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Spondylolisthesis

Let’s begin with the most obvious question about spondylolisthesis. How do you pronounce it?? It’s like this: spahn-dih-loe-LISS-thuh-siss. The word comes from the Greek words spondyl, meaning “whorl,” plus olisthesis (dislocation), derived from olisthanein, meaning “to slip, slide, or fall.”

What is spondylolisthesis?

Now that we can pronounce it, let’s get to the real question: What the heck is it? Simply put, spondylolisthesis is the displacement, slippage, or subluxation of a vertebra. Your spinal column is made up of flat, more or less round or ring-shaped bones called vertebrae. They’re stacked up like poker chips and connected to one another by supporting structures, including the intervertebral discs that lie between them.

A misaligned vertebra can compress spinal nerves, causing a kind of pain called radiculopathy, or it can impinge on the spinal cord itself, causing pain and dysfunction known as myelopathy. Spondylolisthesis can occur in the cervical spine, usually at the level of the third and fourth cervical vertebrae or the fourth and fifth cervical vertebrae. Vertebral displacement can also occur in the thoracic spine. But it’s most common in the lumbar spine (the lower back) at the level of the fourth and fifth vertebrae.

Spondylolisthesis is frequently preceded by spondylosis—age-related degeneration of the spine. The term spondylosis is used interchangeably with the term osteoarthritis of the spine.

What are the symptoms of spondylolisthesis?

Spondylolisthesis can cause severe back pain, particularly radiculopathy. Other symptoms are common as well, although not all patients have all symptoms. Your symptoms will depend on the location of the displaced vertebra:

  • Pain radiating down the leg (sciatic pain)
  • Numbness or weakness of an arm or leg
  • Pain that gradually worsens over the course of the day
  • Leg pain that shifts from side to side
  • Cold feet
  • Altered gait (a change in your walking pattern) or pain while walking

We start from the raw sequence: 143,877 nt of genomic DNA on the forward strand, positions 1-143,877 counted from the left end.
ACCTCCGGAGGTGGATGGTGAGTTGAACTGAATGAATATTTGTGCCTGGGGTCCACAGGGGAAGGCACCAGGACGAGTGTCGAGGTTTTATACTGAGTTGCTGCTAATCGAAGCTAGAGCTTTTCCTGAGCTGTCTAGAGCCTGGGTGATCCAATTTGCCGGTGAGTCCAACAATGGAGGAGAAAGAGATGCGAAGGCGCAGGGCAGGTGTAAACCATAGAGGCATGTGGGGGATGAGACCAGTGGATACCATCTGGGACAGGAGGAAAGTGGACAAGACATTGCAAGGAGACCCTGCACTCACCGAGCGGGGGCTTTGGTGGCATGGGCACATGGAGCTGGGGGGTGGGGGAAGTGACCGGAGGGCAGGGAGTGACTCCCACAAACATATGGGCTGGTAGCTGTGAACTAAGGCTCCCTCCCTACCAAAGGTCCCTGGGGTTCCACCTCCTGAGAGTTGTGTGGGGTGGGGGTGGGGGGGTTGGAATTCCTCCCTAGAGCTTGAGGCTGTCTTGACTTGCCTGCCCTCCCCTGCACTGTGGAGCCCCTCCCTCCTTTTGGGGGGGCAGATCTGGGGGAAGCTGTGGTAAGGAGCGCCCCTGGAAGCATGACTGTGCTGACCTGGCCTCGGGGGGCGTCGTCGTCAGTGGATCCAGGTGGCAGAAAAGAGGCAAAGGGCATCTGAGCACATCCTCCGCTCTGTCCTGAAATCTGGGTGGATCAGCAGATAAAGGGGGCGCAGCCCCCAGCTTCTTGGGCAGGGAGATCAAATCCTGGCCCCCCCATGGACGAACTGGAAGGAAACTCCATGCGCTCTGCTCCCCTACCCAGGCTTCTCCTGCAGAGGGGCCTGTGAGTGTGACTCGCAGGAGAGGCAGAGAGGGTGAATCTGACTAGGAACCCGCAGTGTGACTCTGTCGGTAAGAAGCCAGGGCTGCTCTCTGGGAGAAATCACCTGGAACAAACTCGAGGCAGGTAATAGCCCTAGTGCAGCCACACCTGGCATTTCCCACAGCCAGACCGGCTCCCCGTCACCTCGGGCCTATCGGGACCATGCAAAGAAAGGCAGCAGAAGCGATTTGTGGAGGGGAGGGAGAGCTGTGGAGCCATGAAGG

• Diminished coordination and more frequent falls

Patients with cervical spondylolisthesis tend to have focal neck pain that gets worse when the neck is flexed forward or backward. (“Focal” just means that the pain is focused—that is, you can point to the spot where it hurts. The opposite would be a generalized “it hurts all through here” kind of pain.)

Patients with lumbar spondylolisthesis tend to have focal lower-back pain. Sometimes the pain improves when lying down, since that position stabilizes the spine. A displaced lumbar vertebra may also produce sciatic pain in the leg or buttocks, weakness in the legs, or difficulty walking. Walking may intensify the pain.

What causes spondylolisthesis?

There are several forms of spondylolisthesis:

Spondylolisthesis

Blue arrow, Normal pars interarticularis. Red arrow, fractured pars.

Pathologic

Bony, noncancerous tumors can weaken part of the vertebra called the pars interarticularis. The pars is a segment of the ring of bone surrounding the spinal cord.
Weakened bone can fracture (see x-ray image), leaving it untethered and making that segment of the spine unstable.

Dysplastic

Dysplastic spondylolisthesis is a congenital condition in which the facet joints and other structures are slightly malformed.

Isthmic

Isthmic spondylolisthesis usually occurs in children and adolescents as a result of a defect, such as a healed fracture, in the pars. This defect makes the vertebra unstable, and over time it can slip forward.

Degenerative

Spondylolisthesis is often preceded by spondylosis. This condition is characterized degenerative changes that make a portion of the spine unstable:

  • Degeneration of the disc and facet joints
  • Calcification of surrounding ligaments
  • Spinal stenosis (narrowing of the spinal canal)